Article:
Thursday, September 6, 2018

On getting less money from the state (and running your numbers)

I'm always hesitant to do this, because I want to encourage local reporters to cover education issues including funding, and I'm always a bit concerned that this will come off as hammering them, when in many cases they're really trying. In a lot of cases, though, it's less the reporter than the local official(s) who are either not understanding or are willfully misrepresenting what's happening, and clarity, when it comes to education funding, is really important.
In this case from Foxborough, I think there's just more that needs to be explained. When we're talking about a print paper, I'm well aware that space is an issue; it's why this blog exists, for example. The online universe, though, allows for more room, and I would really encourage local papers to take advantage of that.
In Foxborough's case, let's first specify that their Chapter 70 aid is about 19% of their foundation budget. Their foundation budget for FY19 is $28.6M; their combined effort yield--what I'd call "what can the town afford to pay"--is $23.5M. I can't find the FY19 budget online (I hate that), but the district spent $38M in FY17, so I'll venture they're spending well over $28M for this coming year, as well.
Foxborough for FY19 is a minimum increase district; they're not seeing an increase due to changes in their enrollment and such, so they're getting $30/pupil as an increase, which is $79,680.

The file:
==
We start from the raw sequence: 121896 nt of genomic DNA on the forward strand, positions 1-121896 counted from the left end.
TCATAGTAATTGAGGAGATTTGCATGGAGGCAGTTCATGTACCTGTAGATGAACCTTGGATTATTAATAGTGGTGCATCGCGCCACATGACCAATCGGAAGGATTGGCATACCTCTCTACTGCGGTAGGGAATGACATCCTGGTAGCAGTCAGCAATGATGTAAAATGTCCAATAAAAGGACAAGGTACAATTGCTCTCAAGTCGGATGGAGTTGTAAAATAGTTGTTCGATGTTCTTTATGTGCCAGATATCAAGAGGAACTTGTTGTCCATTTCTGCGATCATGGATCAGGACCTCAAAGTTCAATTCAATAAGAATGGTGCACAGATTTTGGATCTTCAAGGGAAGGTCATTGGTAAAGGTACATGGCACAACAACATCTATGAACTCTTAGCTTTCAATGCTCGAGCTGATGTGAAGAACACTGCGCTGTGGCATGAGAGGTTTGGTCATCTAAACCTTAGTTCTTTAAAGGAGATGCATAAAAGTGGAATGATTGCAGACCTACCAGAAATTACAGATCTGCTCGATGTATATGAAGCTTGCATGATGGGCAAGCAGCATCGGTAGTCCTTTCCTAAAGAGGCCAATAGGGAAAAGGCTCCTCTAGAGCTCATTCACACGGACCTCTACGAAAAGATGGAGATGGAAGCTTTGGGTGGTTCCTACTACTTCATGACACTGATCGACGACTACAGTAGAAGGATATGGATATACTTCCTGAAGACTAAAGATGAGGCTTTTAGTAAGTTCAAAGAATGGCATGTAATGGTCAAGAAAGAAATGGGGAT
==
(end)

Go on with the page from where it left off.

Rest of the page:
That isn't the only place the district gets state aid from, however, and this is where the catch comes in; the town is speaking of net aid, and they're adding in the charter reimbursement, as well.
And here's where I raise an eyebrow:
The town has received $77,940 less for fiscal year 2019 compared to last fiscal year, and assessments have increased by $29,059, according to data on the state Department of Revenue website.
“The net state aid went down by over a $100,000,” Town Manager William Keegan said. “It was unfortunate, and we didn’t anticipate this.”
The Department of Revenue report discussed is here; if you type in Foxborough, you'll see Foxborough receives $9.3M in aid this year; there's $375,815 in charter reimbursement added to the Chapter 70 aid.
Last year, though, Foxborough received $531,275 in charter reimbursement, added to their $8.8M in Chapter 70 aid. So there's a net loss.
But...they didn't anticipate this? Remember, charter reimbursement comes for CHANGES in charter enrollment (charter kids getting more kids or more expensive kids), and it's supposed to be 100% the first year, and 25% for three years after that. Now, the out years have never been funded, so please tell me Foxborough wasn't counting on that, but even so, unless their local charter schools were getting significantly more pupils, Foxborough was always going to receive less in charter reimbursement than they had the prior year.
The one thing that is a wrench in the deal is the state is only funding the first year reimbursement at what looks like 90.9%, so if Foxborough (and others) were counting on 100%, there is a difference. It's a difference of only $37,605, though.
Once Foxborough had its spreadsheet on aid and knew it would only get a minimum increase, and once it had the projections DESE shares on charter enrollment...they could have figured this out.
And this line:
He added that efforts at the state level to get reimbursed for 100 percent of charter school costs, including a bill filed by state Rep. Jay Barrows, had been unsuccessful.
...muddies the issue, as currently, districts aren't, by law, even promised reimbursement of 100% of costs, just 100% of reimbursement of changes in the enrollment. 

Remember: you're a better advocate if you can accurately represent your complaint!

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